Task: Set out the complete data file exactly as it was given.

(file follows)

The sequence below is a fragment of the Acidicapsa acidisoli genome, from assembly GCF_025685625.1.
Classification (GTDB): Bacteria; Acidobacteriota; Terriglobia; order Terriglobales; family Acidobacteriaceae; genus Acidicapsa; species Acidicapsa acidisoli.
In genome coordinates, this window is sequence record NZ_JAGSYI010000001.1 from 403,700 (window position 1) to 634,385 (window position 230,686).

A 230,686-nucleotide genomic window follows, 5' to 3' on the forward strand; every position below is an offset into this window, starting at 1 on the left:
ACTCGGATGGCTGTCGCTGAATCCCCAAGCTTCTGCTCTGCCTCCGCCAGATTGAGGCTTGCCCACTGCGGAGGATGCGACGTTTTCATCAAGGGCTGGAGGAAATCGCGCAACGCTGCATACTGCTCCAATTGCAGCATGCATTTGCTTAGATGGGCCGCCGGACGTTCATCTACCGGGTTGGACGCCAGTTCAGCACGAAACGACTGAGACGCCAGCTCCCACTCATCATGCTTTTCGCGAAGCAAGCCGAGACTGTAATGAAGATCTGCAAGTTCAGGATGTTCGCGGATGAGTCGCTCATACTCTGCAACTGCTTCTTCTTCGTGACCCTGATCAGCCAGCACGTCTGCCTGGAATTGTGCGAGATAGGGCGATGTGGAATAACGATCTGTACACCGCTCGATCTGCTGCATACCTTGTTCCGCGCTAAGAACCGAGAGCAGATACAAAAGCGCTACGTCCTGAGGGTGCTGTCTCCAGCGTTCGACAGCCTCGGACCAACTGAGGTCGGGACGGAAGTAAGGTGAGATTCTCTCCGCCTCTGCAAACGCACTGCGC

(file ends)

The sequence below is a fragment of the Acidicapsa acidisoli genome, from assembly GCF_025685625.1.
Classification (GTDB): Bacteria; Acidobacteriota; Terriglobia; order Terriglobales; family Acidobacteriaceae; genus Acidicapsa; species Acidicapsa acidisoli.
In genome coordinates, this window is sequence record NZ_JAGSYI010000001.1 from 403,700 (window position 1) to 634,385 (window position 230,686).

A 230,686-nucleotide genomic window follows, 5' to 3' on the forward strand; every position below is an offset into this window, starting at 1 on the left:
ACTCGGATGGCTGTCGCTGAATCCCCAAGCTTCTGCTCTGCCTCCGCCAGATTGAGGCTTGCCCACTGCGGAGGATGCGACGTTTTCATCAAGGGCTGGAGGAAATCGCGCAACGCTGCATACTGCTCCAATTGCAGCATGCATTTGCTTAGATGGGCCGCCGGACGTTCATCTACCGGGTTGGACGCCAGTTCAGCACGAAACGACTGAGACGCCAGCTCCCACTCATCATGCTTTTCGCGAAGCAAGCCGAGACTGTAATGAAGATCTGCAAGTTCAGGATGTTCGCGGATGAGTCGCTCATACTCTGCAACTGCTTCTTCTTCGTGACCCTGATCAGCCAGCACGTCTGCCTGGAATTGTGCGAGATAGGGCGATGTGGAATAACGATCTGTACACCGCTCGATCTGCTGCATACCTTGTTCCGCGCTAAGAACCGAGAGCAGATACAAAAGCGCTACGTCCTGAGGGTGCTGTCTCCAGCGTTCGACAGCCTCGGACCAACTGAGGTCGGGACGGAAGTAAGGTGAGATTCTCTCCGCCTCTGCAAACGCACTGCGC